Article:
WFIO (We’re F*****, It’s Over) : Same Mission, Different Direction.

In the fall of 2012, I volunteered as a production assistant on the set of a highly emotional documentary about racial identity for the Oprah Winfrey Network. After seeing the completed film and being disappointed by the delivery, I thought to myself, “why don’t I make the film that I want to see?”

I was like a sponge while I was working on set, speaking to people from every department and absorbing all of the information they shared with me. I had a relatively green understanding of what it took to put an independent documentary together but it wasn’t long before I convinced the other production assistants to join me.

If I knew how hard it would be, I don’t know if I would have ever started.

It was an ambitious undertaking but I decided to create a feature length film for my directorial debut. We immediately began cold emailing professors who had done research on racial identity. I created craigslist ads inviting people to share their experiences and Facebook messaged random people who I thought would make a great interview. We had no website, no experience, and no big names backing our film. All we had was passion and grit! We were able to interview around 20–30 people during our first month of production in December 2012. I took a trip to Louisiana for Christmas and gathered a few friends to film another 5–10 people.

Passion projects do not pay the bills.

Upon returning to Los Angeles, I found everyone was busy with their paying jobs, school, and other responsibilities. We went from filming three days out of the week to meeting up once every two months. It became clear to me that I needed to create a budget and raise money to compensate my team. I applied for grant after grant with no luck. Looking back I realize that the lack of media attention and online presence definitely hindered our likelihood of success. I just thought if we build it, they will come and that isn’t necessarily the case. I prioritized creating the work over raising money or putting in place the appropriate systems to build a business. I should have spent more time at networking events and developing relationships, instead of sending cold emails with links to our reel once a month.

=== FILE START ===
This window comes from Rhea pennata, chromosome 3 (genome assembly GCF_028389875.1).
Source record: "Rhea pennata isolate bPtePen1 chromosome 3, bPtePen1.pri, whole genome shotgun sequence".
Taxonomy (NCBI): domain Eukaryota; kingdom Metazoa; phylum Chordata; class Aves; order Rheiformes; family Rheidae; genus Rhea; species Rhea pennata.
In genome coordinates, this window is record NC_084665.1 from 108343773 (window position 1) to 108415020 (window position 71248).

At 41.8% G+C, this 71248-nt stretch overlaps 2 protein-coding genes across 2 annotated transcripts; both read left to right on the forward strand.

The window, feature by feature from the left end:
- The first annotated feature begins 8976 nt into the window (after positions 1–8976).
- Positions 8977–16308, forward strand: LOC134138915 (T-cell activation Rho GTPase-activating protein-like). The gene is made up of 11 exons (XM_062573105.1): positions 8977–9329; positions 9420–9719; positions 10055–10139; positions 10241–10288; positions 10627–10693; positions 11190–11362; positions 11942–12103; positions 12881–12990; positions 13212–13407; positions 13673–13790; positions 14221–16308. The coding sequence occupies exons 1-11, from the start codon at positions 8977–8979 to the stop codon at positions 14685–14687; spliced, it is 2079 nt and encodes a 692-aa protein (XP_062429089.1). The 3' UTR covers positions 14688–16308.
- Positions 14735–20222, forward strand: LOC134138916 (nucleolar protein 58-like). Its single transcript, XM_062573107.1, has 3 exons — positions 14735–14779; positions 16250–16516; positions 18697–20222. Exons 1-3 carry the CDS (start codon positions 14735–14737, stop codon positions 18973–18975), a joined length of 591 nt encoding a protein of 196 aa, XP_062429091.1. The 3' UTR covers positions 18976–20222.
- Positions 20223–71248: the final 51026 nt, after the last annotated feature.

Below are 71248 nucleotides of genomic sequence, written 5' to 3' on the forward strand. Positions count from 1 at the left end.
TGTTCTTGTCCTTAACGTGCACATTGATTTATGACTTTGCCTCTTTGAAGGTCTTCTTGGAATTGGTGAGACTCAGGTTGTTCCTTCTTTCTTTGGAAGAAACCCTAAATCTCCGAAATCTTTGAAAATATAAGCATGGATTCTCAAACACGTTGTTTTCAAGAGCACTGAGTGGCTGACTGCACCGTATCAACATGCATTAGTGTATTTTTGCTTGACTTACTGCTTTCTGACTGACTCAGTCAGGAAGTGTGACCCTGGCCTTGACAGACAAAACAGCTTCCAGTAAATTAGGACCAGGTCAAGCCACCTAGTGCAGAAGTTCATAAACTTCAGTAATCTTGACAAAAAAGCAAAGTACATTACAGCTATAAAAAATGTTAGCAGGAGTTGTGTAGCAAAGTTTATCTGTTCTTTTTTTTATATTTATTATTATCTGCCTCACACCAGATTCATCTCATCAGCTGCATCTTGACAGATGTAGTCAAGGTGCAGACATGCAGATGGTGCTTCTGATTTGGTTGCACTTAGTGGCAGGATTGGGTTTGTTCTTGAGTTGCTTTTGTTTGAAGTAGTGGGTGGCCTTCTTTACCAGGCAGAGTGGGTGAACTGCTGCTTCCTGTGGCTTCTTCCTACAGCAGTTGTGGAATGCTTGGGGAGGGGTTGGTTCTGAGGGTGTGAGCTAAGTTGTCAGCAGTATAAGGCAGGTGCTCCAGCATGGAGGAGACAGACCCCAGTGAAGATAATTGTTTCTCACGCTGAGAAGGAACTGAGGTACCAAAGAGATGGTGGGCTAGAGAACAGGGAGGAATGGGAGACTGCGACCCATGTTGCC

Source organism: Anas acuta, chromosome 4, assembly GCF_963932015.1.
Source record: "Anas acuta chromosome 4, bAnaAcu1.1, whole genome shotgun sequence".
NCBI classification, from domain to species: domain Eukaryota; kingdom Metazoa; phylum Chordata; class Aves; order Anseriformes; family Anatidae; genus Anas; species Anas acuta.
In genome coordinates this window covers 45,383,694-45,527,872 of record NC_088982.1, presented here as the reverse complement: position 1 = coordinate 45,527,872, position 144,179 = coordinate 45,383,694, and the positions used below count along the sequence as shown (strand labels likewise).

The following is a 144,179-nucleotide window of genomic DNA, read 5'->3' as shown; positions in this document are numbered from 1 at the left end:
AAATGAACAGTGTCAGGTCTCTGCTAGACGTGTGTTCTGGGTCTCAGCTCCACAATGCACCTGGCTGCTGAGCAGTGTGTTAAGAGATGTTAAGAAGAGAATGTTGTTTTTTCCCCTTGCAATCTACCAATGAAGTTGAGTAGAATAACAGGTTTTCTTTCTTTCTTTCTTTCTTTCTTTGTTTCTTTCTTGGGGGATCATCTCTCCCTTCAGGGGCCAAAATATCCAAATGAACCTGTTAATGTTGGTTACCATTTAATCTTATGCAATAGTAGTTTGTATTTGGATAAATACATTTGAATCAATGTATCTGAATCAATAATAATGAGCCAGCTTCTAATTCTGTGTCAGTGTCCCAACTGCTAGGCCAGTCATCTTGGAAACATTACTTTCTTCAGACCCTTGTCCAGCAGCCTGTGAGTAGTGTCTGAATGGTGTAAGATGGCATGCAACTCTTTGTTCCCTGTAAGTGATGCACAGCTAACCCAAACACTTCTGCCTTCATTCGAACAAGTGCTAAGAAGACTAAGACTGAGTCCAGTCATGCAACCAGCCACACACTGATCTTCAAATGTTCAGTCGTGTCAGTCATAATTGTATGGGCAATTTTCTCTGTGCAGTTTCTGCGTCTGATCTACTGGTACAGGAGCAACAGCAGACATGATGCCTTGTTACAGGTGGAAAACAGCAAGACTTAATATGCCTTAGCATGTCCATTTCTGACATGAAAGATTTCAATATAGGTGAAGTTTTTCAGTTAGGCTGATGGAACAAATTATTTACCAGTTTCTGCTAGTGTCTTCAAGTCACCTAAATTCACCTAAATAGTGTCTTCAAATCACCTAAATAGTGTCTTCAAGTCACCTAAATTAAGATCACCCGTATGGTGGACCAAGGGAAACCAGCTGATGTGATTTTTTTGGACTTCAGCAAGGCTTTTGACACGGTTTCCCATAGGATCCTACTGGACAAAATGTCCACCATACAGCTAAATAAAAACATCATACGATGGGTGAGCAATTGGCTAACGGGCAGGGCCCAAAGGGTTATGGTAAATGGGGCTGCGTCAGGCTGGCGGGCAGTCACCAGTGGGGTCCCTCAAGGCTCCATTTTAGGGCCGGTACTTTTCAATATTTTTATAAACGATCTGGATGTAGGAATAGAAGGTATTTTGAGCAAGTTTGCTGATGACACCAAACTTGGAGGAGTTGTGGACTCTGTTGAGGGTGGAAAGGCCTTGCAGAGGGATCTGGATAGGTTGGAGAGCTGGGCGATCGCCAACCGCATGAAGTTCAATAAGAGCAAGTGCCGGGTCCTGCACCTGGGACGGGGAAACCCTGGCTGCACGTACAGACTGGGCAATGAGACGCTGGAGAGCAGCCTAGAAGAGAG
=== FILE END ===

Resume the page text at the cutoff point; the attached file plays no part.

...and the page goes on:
I had to bring in income as well. I ended up taking a marketing job at a technology company, which introduced me to the world of start-ups. It was there that I learned about the lean startup methodology and the concept of pivoting an idea from what you originally envisioned to one that would make more sense. I began brainstorming ways to apply technology to my vision of helping people from different backgrounds understand and empathize with one another.

My goal was never to make a feature length documentary. The mission has always been to create a platform for people to unpack all of their race-related baggage. Through my research, I came to the conclusion that working with children would be the best place to start. We have the power to teach them to empathize and understand each other before all of the biases of the world are thrown upon them. All of this led to me creating Culture Chest.

Sometimes you’re passionate about an idea but the business plan is not sustainable or you have a great business model but you’re not passionate about the topic.

I found something that accomplishes both through Culture Chest. I think this is what I was meant to do and I am excited about fulfilling my mission. I also plan on using my existing footage and continuing to film to give others a platform to express their feelings. After two years of struggling to piece my documentary together, I’ve learned the importance of creating a financial plan and raising money.

Bootstrapping is a great idea until it’s not.

I love doing the work; I love creating. I enjoy introducing new products, acting as creative director to bring a vision to life, and managing the logistics of the business. I’ve always hated the process of reaching out to people and asking for money. For some reason I naively believed that I should have a million dollar business before reaching out to investors. Now I know that in order to grow a business, I cannot do it all by myself. I need the bandwidth to recruit great talent and utilize ad spend and other resources to connect with my customers. This time around I am being much more pragmatic about how I manage my business and I am going to take the time to fund-raise properly. Capital is a necessary part of building a business and understanding that I can’t do it all on my own does not make me a bad business leader.

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